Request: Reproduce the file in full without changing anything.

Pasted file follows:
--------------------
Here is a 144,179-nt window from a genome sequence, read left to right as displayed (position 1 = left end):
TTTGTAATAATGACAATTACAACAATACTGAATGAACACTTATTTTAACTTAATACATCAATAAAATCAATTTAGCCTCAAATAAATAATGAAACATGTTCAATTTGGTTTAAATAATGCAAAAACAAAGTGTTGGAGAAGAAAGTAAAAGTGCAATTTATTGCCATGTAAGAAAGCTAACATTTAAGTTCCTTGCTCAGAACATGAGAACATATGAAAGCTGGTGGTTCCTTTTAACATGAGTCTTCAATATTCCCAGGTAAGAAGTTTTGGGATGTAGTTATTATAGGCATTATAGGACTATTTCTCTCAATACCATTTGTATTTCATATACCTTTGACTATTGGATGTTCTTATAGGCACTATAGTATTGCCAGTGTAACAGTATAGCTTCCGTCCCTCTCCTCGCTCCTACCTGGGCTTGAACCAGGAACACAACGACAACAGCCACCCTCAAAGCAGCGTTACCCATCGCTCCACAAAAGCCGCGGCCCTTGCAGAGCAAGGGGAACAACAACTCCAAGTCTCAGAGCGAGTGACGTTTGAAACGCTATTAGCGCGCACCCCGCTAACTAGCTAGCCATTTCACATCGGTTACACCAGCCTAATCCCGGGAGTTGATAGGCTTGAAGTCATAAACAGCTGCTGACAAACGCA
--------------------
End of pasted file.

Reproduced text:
Here is a 144,179-nt window from a genome sequence, read left to right as displayed (position 1 = left end):
TTTGTAATAATGACAATTACAACAATACTGAATGAACACTTATTTTAACTTAATACATCAATAAAATCAATTTAGCCTCAAATAAATAATGAAACATGTTCAATTTGGTTTAAATAATGCAAAAACAAAGTGTTGGAGAAGAAAGTAAAAGTGCAATTTATTGCCATGTAAGAAAGCTAACATTTAAGTTCCTTGCTCAGAACATGAGAACATATGAAAGCTGGTGGTTCCTTTTAACATGAGTCTTCAATATTCCCAGGTAAGAAGTTTTGGGATGTAGTTATTATAGGCATTATAGGACTATTTCTCTCAATACCATTTGTATTTCATATACCTTTGACTATTGGATGTTCTTATAGGCACTATAGTATTGCCAGTGTAACAGTATAGCTTCCGTCCCTCTCCTCGCTCCTACCTGGGCTTGAACCAGGAACACAACGACAACAGCCACCCTCAAAGCAGCGTTACCCATCGCTCCACAAAAGCCGCGGCCCTTGCAGAGCAAGGGGAACAACAACTCCAAGTCTCAGAGCGAGTGACGTTTGAAACGCTATTAGCGCGCACCCCGCTAACTAGCTAGCCATTTCACATCGGTTACACCAGCCTAATCCCGGGAGTTGATAGGCTTGAAGTCATAAACAGCTGCTGACAAACGCA